Pathfinder Adventure Path #56: Raiders of the Fever Sea (Skull & Shackles 2 of 6) (PFRPG) (based on
Paizo Publishing, LLC
Chapter 2: "Raiders of the Fever Sea"
by Greg A. Vaughan
Bound for adventure upon the pirate vessel they’ve taken as their own, the heroes face a sea of dangers as they chart a course to become true Free Captains of the Shackles. But life as a pirate doesn’t prove any easier now that they’re in command, as deadly sea monsters, the corpses of drowned scallywags, and raiders from the deep rise to oppose them. When a most unusual map falls into the adventurers’ hands, they have the chance to change their fate in a single daring raid. Is it the heroes’ destiny to be the next victims of the merciless waves, or will fortune smile upon them and spur their rise as the newest and most infamous pirates of the Shackles?
This volume of Pathfinder Adventure Path includes:
“Raiders of the Fever Sea,” a Pathfinder RPG adventure for 4th-level characters, by Greg A. Vaughan.
A gazetteer of Golarion’s many oceans and seas, and an exploration of the various aquatic races that inhabit them, by Adam Daigle, with Patrick Renie, F. Wesley Schneider, and James L. Sutter.
A journey to Butcher’s Rock and deadly cyclopean prophecies in the Pathfinder’s
Journal, by Robin D. Laws.
Six new monsters, by Jesse Benner, Mark Moreland, Steven D. Russell, and Greg A. Vaughan.
Each monthly full-color softcover Pathfinder Adventure Path volume contains an in-depth adventure scenario, stats for several new monsters, and support articles meant to give Game Masters additional material to expand their campaign. Pathfinder Adventure Path volumes use the Open Game License and work with both the Pathfinder RPG and the world’s oldest fantasy RPG.
After the somewhat brutal first book which allowed for little freedom, this was a major breath of fresh air. My players have long wanted to play with their own ship. Having the freedom to explore, visit towns at will, and set their own pacing is lovely. The NPCs in the early and middle portions of the adventure are intriguing and memorable, and the combats are mostly better scaled difficulty-wise than in the previous installment.
This book is also stuffed full of iconic pirate-themed goodies, and some creative and memorable encounters as well. Nothing in this book is mind-blowingly bizarre or original, but it gives the players lots of room to forge their own story while progressing toward some more challenging encounters.
Definitely in the better-half of the AP books I've run, and worth every penny.
Raiders of the Fever Sea can be described as a non-traditional adventure, but in a very different way from The Wormwood Mutiny. Much like the previous volume in this path, it is an event based adventure with a mid length dungeon crawl finale. Unlike it, it is extremely open form and loosely defined. Players are given almost unlimited freedom to roam the Fever Sea and do as they see fit (though not to head into the Shackles, leaving my copy of Isles of the Shackles to languish for another adventure). Whatever direction players choose to go, the material could be trivially adapted, allowing a very free form experience while still staying within the confines of the adventure. The writing, art, and layout are all top notch, but I think that can be assumed of Adventure Paths at this point.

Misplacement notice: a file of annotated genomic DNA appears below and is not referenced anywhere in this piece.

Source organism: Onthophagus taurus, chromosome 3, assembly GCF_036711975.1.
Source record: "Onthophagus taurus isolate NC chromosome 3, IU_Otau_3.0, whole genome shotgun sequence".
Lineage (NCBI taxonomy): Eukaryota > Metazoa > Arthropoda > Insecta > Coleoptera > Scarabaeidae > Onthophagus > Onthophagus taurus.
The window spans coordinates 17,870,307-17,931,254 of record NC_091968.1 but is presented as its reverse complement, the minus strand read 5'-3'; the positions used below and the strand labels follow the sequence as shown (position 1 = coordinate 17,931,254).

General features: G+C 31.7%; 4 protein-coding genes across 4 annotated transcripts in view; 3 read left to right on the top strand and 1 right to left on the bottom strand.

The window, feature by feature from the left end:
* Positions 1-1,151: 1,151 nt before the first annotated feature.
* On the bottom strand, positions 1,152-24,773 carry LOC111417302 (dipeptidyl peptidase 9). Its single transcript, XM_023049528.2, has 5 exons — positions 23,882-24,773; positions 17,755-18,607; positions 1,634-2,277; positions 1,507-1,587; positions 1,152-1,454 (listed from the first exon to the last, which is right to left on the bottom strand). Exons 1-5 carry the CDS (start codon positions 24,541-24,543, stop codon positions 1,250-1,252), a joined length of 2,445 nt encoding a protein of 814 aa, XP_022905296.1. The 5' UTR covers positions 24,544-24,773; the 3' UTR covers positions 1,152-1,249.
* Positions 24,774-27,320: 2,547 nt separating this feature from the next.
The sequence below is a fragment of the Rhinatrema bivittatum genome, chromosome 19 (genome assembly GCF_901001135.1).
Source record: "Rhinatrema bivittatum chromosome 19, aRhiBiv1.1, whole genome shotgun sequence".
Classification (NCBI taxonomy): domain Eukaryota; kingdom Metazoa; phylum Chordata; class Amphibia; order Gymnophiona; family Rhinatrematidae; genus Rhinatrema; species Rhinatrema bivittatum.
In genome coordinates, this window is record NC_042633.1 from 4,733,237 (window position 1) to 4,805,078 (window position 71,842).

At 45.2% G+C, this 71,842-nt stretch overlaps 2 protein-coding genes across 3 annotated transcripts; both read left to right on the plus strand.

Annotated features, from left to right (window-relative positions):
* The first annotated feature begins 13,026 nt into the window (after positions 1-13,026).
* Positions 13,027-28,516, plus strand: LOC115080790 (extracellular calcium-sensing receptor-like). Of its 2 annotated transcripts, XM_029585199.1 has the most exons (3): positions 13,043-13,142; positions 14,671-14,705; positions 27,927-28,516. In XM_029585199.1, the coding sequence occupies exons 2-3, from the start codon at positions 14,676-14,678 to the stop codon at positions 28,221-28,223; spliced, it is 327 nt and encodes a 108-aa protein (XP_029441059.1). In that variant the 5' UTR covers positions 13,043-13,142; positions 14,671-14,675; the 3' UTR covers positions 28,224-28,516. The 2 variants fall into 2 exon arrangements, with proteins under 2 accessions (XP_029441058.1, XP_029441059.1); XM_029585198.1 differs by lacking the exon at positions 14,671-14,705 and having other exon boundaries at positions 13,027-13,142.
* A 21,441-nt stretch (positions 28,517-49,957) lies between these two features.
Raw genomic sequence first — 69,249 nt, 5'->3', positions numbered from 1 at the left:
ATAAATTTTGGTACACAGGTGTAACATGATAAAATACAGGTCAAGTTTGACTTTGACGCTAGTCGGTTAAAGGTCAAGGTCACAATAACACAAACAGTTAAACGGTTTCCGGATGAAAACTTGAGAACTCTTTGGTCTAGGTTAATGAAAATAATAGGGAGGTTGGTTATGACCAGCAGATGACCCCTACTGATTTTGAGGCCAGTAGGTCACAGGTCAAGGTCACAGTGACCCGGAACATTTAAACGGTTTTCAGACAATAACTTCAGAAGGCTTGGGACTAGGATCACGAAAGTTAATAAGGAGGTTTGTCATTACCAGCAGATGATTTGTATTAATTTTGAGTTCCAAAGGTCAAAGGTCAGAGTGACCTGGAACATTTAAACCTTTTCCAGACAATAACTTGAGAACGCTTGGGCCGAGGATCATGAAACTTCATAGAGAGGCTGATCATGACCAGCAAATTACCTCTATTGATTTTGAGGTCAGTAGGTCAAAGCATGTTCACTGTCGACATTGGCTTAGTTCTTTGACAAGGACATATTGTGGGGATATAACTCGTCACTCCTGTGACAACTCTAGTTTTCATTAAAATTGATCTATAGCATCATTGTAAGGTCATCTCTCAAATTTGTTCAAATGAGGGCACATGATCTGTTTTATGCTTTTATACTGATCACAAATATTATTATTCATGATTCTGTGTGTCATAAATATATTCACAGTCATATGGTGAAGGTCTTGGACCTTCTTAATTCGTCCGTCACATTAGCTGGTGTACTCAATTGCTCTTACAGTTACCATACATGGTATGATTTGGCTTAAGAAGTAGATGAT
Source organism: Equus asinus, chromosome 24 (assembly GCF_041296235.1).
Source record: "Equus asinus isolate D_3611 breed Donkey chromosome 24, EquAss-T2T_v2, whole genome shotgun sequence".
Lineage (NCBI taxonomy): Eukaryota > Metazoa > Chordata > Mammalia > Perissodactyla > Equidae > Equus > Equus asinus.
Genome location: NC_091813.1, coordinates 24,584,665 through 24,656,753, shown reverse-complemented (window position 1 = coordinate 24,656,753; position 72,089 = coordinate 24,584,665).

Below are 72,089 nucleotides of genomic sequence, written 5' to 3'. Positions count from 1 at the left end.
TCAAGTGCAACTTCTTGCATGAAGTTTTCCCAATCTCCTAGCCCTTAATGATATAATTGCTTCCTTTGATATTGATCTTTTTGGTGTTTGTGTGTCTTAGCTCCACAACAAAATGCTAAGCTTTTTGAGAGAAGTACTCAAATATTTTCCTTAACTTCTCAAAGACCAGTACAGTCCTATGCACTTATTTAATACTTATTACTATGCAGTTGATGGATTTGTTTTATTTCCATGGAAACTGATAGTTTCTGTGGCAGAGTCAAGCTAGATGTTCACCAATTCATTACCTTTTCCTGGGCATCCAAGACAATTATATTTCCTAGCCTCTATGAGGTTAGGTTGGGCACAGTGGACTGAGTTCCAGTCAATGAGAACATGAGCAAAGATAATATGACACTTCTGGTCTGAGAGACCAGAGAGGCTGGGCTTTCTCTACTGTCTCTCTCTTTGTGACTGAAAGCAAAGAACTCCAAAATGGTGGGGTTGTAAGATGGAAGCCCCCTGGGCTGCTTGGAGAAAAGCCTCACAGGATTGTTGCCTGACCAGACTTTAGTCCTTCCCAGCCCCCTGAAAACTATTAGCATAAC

The only complaint I would have is that, with so much material to present, some of the scenarios leave little space for alternate approaches. Ships to plunder appear only at GM fiat, and the only system for dealing with them is fighting the captain (no offering of terms, no overwhelming the crew, no forcing a surrender). There is an event that hand waves an obvious option as simply "too difficult," despite enemies easily accomplishing the same thing later. There is little explanation of the main plot to the PCs, leaving GMs to craft their own way to make it seem like anything other than a series of coincidences. None of this breaks the adventure, and I'd rather have more material than long lists of "What if" scenarios and information dumps, but I feel the balance could have been better.
Despite this, I whole heatedly recommend the adventure for anyone interested in a pirate sandbox. Perhaps not an excellent choice for those that want a more traditional adventure, or one that presents options for anything other than straight piracy, but even then it could be an interesting read with some useful ideas.
Let me say, this is a fantastic continuation of the Skulls & Shackles Adventure Path. The adventure itself is well written and should seamlessly move the players along the intended path without the players feeling railroaded. It has plenty of different encounters to separate it from the Wormwood Mutiny and yet maintains the story thread for excellent continuity.
One snag for me is that I only own the three Bestiaries and Corebook. There are references to a number of books that I don't have. This won't be a problem for folks who have these other materials.
Another snag is that Paizo puts out so many good maps, I wish the encounters took place for use with their premade flip maps and map packs.
The last and least of the snags, is that I wish all monster stat blocks were included rather thn referencing their page number in the Bestiaries.
All in all, I highly recommend this adventure. I've really enjoyed reading it and look forward to running it!